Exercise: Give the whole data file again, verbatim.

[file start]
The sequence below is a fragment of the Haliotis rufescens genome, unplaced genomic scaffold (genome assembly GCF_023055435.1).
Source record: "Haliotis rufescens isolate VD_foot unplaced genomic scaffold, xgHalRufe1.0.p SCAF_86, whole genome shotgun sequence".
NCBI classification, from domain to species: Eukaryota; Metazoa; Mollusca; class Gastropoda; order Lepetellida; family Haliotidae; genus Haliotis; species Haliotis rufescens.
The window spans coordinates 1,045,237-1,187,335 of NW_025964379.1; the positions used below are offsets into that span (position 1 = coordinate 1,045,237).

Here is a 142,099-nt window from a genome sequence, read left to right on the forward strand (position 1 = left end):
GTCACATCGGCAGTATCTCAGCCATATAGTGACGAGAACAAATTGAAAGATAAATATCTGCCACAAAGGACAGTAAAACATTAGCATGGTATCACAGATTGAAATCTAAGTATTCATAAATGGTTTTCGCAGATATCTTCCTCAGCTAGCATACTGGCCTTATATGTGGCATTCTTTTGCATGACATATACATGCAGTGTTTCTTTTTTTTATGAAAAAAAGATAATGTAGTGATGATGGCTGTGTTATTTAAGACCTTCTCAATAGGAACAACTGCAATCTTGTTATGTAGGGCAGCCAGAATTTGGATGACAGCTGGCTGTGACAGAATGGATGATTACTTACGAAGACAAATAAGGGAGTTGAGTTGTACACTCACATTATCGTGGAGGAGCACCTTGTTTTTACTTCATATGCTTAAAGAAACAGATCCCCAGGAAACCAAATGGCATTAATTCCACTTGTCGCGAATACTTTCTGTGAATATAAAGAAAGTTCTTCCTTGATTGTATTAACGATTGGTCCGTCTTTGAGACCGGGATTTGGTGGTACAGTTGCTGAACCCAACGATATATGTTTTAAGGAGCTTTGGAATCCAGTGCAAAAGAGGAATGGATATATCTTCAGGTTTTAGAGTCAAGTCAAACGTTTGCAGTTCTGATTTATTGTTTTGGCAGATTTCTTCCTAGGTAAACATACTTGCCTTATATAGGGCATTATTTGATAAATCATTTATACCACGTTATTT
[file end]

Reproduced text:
The sequence below is a fragment of the Haliotis rufescens genome, unplaced genomic scaffold (genome assembly GCF_023055435.1).
Source record: "Haliotis rufescens isolate VD_foot unplaced genomic scaffold, xgHalRufe1.0.p SCAF_86, whole genome shotgun sequence".
NCBI classification, from domain to species: Eukaryota; Metazoa; Mollusca; class Gastropoda; order Lepetellida; family Haliotidae; genus Haliotis; species Haliotis rufescens.
The window spans coordinates 1,045,237-1,187,335 of NW_025964379.1; the positions used below are offsets into that span (position 1 = coordinate 1,045,237).

Here is a 142,099-nt window from a genome sequence, read left to right on the forward strand (position 1 = left end):
GTCACATCGGCAGTATCTCAGCCATATAGTGACGAGAACAAATTGAAAGATAAATATCTGCCACAAAGGACAGTAAAACATTAGCATGGTATCACAGATTGAAATCTAAGTATTCATAAATGGTTTTCGCAGATATCTTCCTCAGCTAGCATACTGGCCTTATATGTGGCATTCTTTTGCATGACATATACATGCAGTGTTTCTTTTTTTTATGAAAAAAAGATAATGTAGTGATGATGGCTGTGTTATTTAAGACCTTCTCAATAGGAACAACTGCAATCTTGTTATGTAGGGCAGCCAGAATTTGGATGACAGCTGGCTGTGACAGAATGGATGATTACTTACGAAGACAAATAAGGGAGTTGAGTTGTACACTCACATTATCGTGGAGGAGCACCTTGTTTTTACTTCATATGCTTAAAGAAACAGATCCCCAGGAAACCAAATGGCATTAATTCCACTTGTCGCGAATACTTTCTGTGAATATAAAGAAAGTTCTTCCTTGATTGTATTAACGATTGGTCCGTCTTTGAGACCGGGATTTGGTGGTACAGTTGCTGAACCCAACGATATATGTTTTAAGGAGCTTTGGAATCCAGTGCAAAAGAGGAATGGATATATCTTCAGGTTTTAGAGTCAAGTCAAACGTTTGCAGTTCTGATTTATTGTTTTGGCAGATTTCTTCCTAGGTAAACATACTTGCCTTATATAGGGCATTATTTGATAAATCATTTATACCACGTTATTT